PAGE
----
and deontological solutions are both his strengths and weakness because they advocate for the

individual to act ethically for fear of the consequences of his actions. However, a question arises
as to how the individual would act in a scenario where his actions would have no visible negative
consequences for the accused employee.
Suggestions of ways to improve upon the weaknesses
My suggestion for the improvement of colleague #1’s response is that he should
recommend a specific action that the leader should have taken so as to act ethically in accordance
with the supporting theories he has given (Morales-Sánchez & Cabello-Medina, 2013). An
example of such an action would be the leader saying no to his friend and reporting his actions
based on his virtue of honesty and personal responsibility. My next suggestion is for the
improvement of colleague #2’s response, which I find to be quite appropriate, but I do feel that it
lacks the aspect of the inner personal desire to do what is right. According to Abrhiem (2012),
people are motivated to act ethically based on their sense of duty for what is right or wrong and
my colleague’s response does not take this fully into account. I believe that as a leader he should
have allowed the officers a chance to rethink their actions by making them personally
responsible through articulating the consequences of their actions.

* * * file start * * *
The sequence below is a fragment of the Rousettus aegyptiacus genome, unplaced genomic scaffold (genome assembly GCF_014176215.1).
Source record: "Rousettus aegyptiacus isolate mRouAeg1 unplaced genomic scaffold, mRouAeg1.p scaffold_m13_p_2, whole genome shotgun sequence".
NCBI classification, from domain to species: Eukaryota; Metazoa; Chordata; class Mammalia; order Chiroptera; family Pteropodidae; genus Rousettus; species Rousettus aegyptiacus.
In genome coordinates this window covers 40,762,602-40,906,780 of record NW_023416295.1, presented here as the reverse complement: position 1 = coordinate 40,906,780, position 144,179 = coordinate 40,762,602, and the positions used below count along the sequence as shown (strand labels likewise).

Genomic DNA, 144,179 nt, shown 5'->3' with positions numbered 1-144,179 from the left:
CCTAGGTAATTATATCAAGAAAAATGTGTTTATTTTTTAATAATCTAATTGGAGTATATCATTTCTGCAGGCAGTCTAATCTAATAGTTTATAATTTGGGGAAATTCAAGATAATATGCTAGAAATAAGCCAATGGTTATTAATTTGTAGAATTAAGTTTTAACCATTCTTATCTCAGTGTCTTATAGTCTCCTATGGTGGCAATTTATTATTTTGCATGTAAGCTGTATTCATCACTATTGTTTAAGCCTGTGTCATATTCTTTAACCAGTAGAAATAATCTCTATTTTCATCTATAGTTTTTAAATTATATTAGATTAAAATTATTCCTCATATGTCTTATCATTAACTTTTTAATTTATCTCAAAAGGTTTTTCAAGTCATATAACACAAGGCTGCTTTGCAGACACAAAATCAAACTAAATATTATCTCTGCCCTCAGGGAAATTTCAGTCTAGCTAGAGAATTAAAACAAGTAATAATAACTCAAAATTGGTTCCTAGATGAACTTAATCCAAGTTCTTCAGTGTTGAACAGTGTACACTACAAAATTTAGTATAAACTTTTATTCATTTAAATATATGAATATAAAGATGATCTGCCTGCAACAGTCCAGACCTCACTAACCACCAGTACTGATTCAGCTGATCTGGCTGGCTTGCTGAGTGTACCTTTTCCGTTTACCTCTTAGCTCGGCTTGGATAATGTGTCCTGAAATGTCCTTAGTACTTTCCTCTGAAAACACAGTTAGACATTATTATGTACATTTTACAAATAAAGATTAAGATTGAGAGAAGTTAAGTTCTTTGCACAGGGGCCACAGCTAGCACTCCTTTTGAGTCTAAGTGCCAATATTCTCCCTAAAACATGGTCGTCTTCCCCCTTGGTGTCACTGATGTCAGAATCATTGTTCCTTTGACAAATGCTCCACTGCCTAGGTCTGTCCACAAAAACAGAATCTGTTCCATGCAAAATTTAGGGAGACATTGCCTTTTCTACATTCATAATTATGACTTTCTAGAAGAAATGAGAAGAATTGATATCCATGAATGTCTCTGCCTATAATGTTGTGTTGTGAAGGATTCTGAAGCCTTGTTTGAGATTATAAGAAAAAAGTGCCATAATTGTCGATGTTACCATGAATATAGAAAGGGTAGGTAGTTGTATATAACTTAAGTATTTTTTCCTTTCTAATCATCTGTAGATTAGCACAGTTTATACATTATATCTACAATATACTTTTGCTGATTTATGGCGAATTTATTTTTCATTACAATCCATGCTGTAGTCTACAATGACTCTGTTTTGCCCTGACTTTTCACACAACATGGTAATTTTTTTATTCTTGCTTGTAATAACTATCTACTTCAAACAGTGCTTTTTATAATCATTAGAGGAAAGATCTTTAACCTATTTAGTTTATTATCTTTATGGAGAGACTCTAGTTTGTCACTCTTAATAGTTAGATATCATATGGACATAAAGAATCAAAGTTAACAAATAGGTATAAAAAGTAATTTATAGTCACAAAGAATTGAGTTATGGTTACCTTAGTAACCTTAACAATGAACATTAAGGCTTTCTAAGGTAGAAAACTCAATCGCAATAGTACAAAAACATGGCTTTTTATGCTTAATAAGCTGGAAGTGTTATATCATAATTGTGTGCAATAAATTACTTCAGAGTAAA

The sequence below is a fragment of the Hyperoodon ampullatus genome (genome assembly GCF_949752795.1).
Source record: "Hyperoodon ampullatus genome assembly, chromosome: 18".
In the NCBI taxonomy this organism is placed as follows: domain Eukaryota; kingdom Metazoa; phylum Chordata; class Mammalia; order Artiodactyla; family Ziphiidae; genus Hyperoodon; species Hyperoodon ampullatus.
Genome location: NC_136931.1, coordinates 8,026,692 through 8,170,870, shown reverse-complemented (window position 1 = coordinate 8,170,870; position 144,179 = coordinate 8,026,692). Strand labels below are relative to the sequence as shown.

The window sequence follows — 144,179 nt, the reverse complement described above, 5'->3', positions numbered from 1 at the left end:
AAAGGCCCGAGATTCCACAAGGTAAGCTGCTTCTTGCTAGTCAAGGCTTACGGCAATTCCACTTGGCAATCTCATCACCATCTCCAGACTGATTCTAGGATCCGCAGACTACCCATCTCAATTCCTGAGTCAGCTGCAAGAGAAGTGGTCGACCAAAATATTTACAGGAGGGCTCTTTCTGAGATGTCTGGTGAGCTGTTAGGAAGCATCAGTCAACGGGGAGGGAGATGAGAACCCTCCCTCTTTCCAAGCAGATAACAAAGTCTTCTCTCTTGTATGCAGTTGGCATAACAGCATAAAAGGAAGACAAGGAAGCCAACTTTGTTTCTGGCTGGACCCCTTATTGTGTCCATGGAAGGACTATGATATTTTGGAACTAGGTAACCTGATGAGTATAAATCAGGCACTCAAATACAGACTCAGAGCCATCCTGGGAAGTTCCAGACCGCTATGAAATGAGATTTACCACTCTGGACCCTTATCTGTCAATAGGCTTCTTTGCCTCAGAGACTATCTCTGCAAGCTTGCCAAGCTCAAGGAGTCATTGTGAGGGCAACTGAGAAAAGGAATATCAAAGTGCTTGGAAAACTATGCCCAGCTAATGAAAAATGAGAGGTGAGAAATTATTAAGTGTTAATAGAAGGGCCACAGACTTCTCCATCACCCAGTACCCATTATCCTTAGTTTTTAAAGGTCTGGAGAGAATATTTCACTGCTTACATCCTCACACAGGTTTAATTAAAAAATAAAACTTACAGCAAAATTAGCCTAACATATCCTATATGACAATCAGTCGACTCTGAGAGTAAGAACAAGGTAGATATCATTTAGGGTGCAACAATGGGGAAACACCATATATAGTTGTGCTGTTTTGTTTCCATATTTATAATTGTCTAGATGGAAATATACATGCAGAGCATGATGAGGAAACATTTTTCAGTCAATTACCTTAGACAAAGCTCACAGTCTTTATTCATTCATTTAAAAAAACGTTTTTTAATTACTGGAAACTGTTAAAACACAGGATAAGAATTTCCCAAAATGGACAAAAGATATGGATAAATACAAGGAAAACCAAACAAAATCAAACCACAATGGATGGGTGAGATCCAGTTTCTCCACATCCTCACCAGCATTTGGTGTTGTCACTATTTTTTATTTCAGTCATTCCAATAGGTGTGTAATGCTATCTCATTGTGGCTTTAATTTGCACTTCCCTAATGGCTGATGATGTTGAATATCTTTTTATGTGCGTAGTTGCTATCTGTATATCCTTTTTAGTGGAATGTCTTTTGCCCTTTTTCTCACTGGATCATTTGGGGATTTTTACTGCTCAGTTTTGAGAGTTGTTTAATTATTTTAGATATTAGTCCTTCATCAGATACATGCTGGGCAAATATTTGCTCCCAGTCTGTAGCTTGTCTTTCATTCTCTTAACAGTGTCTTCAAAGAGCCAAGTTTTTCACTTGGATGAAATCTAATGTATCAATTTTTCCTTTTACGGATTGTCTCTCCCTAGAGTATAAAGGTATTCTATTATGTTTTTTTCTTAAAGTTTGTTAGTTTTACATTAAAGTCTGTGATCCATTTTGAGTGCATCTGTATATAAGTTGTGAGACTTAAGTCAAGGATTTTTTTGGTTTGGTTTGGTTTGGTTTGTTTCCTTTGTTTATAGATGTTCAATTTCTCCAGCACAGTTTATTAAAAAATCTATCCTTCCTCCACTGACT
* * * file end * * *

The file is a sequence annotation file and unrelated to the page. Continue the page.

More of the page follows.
An alternative solution
An alternative solution would be to combine both the strengths of colleague #3’s
response and the weaknesses of the other two colleagues and to combine them with the
suggested improvements. The alternative solution should have a decision-making chart that
clearly explains the decision-making process and highlight the values used by the leader in
making his decision just like #3’s solution suggests. Lastly the solution should incorporate an
element of training where the leader gives the individuals an opportunity to show him that they

have learned how not to make unethical decisions again, just as suggested in the improvements
section (Thiel, Bagdasarov, Harkrider, Johnson & Mumford, 2012).



Abrhiem, T.H. (2012). Ethical leadership: Keeping values in business culture. Business &
Management Review, 2(7), 11-19.
Bagozzi, R., Sekerka, L., & Hill, V. (2009). Hierarchical motive structures and their role in
moral choices. Journal of Business Ethics, 90, 461-486.
Jackson, R., Wood, C., & Zboja, J. (2013). The Dissolution of Ethical Decision-Making in
Organizations: A Comprehensive Review and Model. Journal of Business Ethics, 116(2),
Morales-Sánchez, R., & Cabello-Medina, C. (2013). The Role of Four Universal Moral
Competencies in Ethical Decision-Making. Journal Of Business Ethics, 116(4), 717-734.
Northouse, P. G. (2013). Leadership: Theory and practice (6th ed.). Thousand Oaks, CA: Sage.
Thiel, C., Bagdasarov, Z., Harkrider, L., Johnson, J., & Mumford, M. (2012). Leader Ethical
Decision-Making in Organizations: Strategies for Sensemaking. Journal of Business
Ethics, 107(1), 49-64.